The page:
What people think when your emails contain grammar mistakes

writerjmawork/flickr Im a cognitive psychologist who studies language comprehension. If I see an ad for a vacation rental that says Your going to Hollywood! it really bugs me. But my collaborator, Robin Queen, a sociolinguist, who make studies how language use varies across social groups, is not annoyed by those errors at all. We were curious: what makes our reactions so different? We didnt think the difference was due to our professional specialties. So we did some research to find out what makes some people more sensitive to writing mistakes than others.

What prior research tells us Writing errors often appear in text messages, emails, web posts and other types of informal electronic communication. In fact, these errors have interested other scholars as well. Several years before our study, Jane Vignovic and Lori Foster Thompson , who are psychologists at North Carolina State University, conducted an experiment about vetting a potential new colleague , based only on an email message. College students who read the email messages perceived the writer to be less conscientious, intelligent and trustworthy when the message contained many grammatical errors, compared to the same message without any errors.

And at our own University of Michigan, Randall J. Hucks, a doctoral student in business administration, was studying how spelling errors in online peer-to-peer loan requests at LendingTree.com affected the likelihood of funding. He found that spelling errors led to worse outcomes on multiple dimensions. In both of these studies, readers judged strangers harshly simply because of writing errors. Typos vs. grammos Over the last several years, we conducted a series of experiments to investigate how written errors change a readers interpretation of the message, including the inferences that the reader makes about the writer.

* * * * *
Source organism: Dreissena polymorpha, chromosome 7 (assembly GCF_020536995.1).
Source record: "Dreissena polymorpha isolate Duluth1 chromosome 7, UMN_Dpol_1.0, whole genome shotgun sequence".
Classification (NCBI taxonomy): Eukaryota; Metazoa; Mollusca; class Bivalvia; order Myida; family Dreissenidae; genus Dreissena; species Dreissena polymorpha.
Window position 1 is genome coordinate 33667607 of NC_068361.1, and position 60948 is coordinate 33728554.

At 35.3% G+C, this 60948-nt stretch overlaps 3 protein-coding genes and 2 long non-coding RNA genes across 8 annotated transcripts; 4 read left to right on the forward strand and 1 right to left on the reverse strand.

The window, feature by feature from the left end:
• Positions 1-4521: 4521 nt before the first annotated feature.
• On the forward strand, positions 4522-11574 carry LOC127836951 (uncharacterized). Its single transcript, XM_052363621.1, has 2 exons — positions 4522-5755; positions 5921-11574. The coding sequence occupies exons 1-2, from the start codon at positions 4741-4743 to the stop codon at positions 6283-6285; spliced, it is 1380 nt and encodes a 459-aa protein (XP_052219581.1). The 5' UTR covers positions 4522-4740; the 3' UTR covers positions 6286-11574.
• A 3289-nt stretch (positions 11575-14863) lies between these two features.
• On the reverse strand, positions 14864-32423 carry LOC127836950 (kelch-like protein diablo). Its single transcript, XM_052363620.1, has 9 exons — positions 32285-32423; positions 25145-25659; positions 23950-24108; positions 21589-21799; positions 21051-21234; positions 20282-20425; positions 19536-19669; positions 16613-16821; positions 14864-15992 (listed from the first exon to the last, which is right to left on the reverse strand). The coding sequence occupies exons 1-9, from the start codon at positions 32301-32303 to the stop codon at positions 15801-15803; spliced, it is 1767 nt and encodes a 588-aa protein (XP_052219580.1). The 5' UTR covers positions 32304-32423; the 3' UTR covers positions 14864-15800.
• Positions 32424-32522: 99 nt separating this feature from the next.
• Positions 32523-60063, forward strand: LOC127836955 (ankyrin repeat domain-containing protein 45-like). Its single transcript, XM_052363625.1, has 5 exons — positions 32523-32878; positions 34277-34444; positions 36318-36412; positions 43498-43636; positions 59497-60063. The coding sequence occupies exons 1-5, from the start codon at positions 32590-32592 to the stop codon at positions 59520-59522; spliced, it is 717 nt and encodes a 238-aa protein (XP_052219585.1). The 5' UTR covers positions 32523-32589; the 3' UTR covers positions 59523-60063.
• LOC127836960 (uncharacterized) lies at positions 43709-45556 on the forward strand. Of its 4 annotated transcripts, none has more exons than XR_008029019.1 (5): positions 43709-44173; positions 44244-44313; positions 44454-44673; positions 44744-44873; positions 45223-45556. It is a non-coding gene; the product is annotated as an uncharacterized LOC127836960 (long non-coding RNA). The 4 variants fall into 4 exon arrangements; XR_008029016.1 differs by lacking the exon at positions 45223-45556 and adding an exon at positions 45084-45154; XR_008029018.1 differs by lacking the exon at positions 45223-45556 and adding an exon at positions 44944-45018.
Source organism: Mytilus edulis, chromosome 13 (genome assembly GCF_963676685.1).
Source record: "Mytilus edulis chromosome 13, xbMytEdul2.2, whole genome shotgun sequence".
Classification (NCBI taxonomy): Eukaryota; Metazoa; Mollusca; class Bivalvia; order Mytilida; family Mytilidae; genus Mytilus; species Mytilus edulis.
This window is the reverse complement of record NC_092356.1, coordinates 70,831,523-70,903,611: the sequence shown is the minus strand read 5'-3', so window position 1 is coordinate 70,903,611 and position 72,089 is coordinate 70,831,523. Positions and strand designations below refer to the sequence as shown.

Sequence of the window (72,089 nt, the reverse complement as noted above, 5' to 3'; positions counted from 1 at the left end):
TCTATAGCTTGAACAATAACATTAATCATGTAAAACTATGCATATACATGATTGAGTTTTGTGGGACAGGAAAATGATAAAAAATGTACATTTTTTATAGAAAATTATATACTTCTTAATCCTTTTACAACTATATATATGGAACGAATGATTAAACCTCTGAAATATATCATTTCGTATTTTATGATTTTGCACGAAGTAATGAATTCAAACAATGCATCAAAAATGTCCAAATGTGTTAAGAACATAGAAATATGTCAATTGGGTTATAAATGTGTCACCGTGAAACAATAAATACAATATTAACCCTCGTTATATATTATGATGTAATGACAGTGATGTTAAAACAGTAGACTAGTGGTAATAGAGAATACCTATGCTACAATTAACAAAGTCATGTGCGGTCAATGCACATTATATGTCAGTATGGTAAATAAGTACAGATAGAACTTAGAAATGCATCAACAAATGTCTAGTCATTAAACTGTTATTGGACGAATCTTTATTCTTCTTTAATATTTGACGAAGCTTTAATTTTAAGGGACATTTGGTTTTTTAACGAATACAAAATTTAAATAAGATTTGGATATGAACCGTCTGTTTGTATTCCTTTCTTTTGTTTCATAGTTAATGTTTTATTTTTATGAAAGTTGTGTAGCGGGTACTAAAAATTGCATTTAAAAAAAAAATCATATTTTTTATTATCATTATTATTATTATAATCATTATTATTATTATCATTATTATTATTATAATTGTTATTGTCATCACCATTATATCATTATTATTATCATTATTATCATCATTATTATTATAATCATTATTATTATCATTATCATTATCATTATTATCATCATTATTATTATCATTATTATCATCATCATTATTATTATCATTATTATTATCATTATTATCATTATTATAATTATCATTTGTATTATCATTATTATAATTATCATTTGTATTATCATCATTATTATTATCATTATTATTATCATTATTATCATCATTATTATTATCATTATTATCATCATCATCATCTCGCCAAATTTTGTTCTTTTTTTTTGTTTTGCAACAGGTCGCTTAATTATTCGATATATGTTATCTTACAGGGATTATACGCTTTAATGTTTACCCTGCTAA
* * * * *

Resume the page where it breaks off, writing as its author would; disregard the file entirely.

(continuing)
For our original experiments , we recruited college students to be our readers, and for our most recent experiment , we recruited people from across the country who differed widely in terms of age and level of education. In all of our experiments, we asked our participants for information about themselves (e.g., age, gender), literacy behaviors (e.g., time spent pleasure reading, texts per day), and attitudes (e.

g., How important is good grammar?